Law aims to benefit human life; but it cannot, when men themselves choose to suffer, for it manifests its proper virtue on condition of obedience.
As physicians are the preservers of the sick, so are the laws, of the injured.
The justest laws are the truest.
It is decent to yield to a law, to a ruler, and to a wiser man.
Things done contrary to law are to be regarded as undone.
In prosperity it is very easy to find a friend; in adversity, nothing is so difficult.
Time delivers fools from grief; and reason, wise men.
He is a man of sense who does not grieve for what he has not, but rejoices in what he has.
Epictetus being asked how a person might grieve his enemy, answered, “By doing as well as possible himself.”
Let no wise man estrange himself from the government of the state; for it is both wicked to withdraw from being useful to the needy, and cowardly to give way to the worthless. For it is foolish to choose rather to be governed ill than to govern well.
Nothing is more becoming a ruler, than to despise no one, nor be insolent, but to preside over all impartially.
Any person may live happy in poverty, but few in wealth and power. So great is the advantage of poverty, that no wise man would exchange it for disreputable wealth; unless indeed Themistocles, the son of Neocles, the most wealthy of the Athenians, but poor in virtue, was better than Aristides and Socrates. But both himself and his wealth are perished, and without a name. For a bad man loses all in death; but virtue is eternal.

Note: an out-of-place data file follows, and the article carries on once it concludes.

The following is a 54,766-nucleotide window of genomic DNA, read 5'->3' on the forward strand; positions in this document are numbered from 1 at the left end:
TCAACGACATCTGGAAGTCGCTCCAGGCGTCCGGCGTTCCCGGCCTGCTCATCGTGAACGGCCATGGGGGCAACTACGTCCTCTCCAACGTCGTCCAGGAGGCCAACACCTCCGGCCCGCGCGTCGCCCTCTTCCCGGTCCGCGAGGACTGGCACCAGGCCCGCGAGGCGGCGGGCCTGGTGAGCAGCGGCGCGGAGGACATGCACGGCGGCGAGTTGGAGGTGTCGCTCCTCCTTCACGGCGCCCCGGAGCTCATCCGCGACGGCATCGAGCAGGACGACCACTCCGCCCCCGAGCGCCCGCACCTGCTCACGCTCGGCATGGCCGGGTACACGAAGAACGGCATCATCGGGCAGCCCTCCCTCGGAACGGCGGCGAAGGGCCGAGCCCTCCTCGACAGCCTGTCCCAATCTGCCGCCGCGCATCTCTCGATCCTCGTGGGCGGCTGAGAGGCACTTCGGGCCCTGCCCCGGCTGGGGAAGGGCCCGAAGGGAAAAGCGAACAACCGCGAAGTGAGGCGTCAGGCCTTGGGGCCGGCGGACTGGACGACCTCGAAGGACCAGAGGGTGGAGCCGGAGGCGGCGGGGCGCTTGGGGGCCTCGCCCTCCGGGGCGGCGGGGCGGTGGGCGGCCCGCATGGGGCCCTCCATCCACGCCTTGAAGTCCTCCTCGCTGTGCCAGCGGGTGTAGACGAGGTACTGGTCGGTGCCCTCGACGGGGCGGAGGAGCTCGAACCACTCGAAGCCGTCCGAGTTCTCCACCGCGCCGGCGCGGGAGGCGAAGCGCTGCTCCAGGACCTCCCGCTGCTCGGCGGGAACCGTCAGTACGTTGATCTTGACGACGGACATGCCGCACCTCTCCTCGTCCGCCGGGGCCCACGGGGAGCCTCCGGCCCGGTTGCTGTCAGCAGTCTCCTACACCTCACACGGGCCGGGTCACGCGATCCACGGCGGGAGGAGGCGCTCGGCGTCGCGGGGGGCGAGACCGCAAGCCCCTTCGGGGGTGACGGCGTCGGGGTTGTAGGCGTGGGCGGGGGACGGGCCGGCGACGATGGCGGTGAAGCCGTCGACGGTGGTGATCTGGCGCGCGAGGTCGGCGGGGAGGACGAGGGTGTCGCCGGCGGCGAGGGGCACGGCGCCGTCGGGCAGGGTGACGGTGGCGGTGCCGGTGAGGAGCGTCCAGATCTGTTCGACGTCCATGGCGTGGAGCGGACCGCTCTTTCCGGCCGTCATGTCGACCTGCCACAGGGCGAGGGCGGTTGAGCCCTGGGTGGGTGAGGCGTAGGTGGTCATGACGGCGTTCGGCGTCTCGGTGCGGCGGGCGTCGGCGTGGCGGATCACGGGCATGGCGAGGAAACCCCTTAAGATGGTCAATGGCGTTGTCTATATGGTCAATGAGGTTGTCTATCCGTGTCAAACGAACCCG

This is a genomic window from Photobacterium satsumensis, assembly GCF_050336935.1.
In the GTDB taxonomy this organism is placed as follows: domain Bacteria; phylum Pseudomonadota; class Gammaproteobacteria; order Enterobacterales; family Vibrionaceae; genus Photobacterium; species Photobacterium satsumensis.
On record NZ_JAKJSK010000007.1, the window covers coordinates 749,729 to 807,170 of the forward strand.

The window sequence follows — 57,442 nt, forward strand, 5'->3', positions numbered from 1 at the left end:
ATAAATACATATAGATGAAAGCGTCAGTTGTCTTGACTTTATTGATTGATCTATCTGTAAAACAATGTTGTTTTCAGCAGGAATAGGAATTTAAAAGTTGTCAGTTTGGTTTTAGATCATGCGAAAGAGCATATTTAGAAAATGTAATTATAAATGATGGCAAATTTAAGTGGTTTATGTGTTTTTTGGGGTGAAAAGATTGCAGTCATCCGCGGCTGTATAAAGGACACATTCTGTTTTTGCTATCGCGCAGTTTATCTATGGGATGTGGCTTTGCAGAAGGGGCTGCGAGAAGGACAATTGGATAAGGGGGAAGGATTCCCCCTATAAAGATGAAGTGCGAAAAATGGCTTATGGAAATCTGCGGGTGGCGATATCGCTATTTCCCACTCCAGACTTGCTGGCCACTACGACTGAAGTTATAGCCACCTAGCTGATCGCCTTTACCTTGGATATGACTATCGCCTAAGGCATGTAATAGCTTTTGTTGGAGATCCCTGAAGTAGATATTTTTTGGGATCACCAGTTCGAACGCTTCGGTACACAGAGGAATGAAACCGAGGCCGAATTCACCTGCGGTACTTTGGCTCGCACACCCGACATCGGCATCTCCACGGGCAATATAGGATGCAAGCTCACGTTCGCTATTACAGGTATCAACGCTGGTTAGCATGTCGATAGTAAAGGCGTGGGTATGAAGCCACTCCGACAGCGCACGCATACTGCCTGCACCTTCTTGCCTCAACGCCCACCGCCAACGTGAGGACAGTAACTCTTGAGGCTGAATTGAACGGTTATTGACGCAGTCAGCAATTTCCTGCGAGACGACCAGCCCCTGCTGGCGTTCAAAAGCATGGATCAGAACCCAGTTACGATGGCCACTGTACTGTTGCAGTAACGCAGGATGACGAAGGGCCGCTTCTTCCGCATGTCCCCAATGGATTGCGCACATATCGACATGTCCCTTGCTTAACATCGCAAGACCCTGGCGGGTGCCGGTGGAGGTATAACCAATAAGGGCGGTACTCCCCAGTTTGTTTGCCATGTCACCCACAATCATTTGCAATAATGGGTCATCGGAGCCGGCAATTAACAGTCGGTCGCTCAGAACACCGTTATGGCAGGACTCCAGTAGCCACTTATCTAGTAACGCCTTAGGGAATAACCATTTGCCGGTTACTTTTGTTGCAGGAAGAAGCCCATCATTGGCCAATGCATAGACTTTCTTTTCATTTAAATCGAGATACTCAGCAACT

[Remember] that such is, and was, and will be, the nature of the world, nor is it possible that things should be otherwise than they now are; and that not only men and other creatures upon earth partake of this change and transformation, but diviner things also. For indeed even the four elements are transformed and metamorphosed; and earth becomes water, and water air, and this again is transformed into other things. And the same manner of transformation happens from things above to those below. Whoever endeavors to turn his mind towards these points, and persuade himself to receive with willingness what cannot be avoided, will pass his life in moderation and harmony.
He who is discontented with things present and allotted, is unskilled in life. But he who bears them, and the consequences arising from them, nobly and rationally, is worthy to be esteemed a good man.
All things serve and obey the [laws of the] universe; the earth, the sea, the sun, the stars, and the plants and animals of the earth. Our body likewise obeys the same, in being sick and well, young and old, and passing through the other changes decreed. It is therefore reasonable that what depends on ourselves, that is, our own understanding, should not be the only rebel. For the universe is powerful and superior, and consults the best for us by governing us in conjunction with the whole. And further; opposition, besides that it is unreasonable, and produces nothing except a vain struggle, throws us into pain and sorrows.
The following Fragments are ascribed jointly to Epictetus and other authors.
[* ]Stobæus lived early in the fifth century, Maximus in the seventh, and Antonius, surnamed Melissa, or the Bee, in the eighth. Their collections are printed together. Many of these sayings are merely traditional. — H.
[* ]The first stage on his journey into banishment. See note, ante, p. 7. — H.
[* ]The ancients anointed the body every day. — C.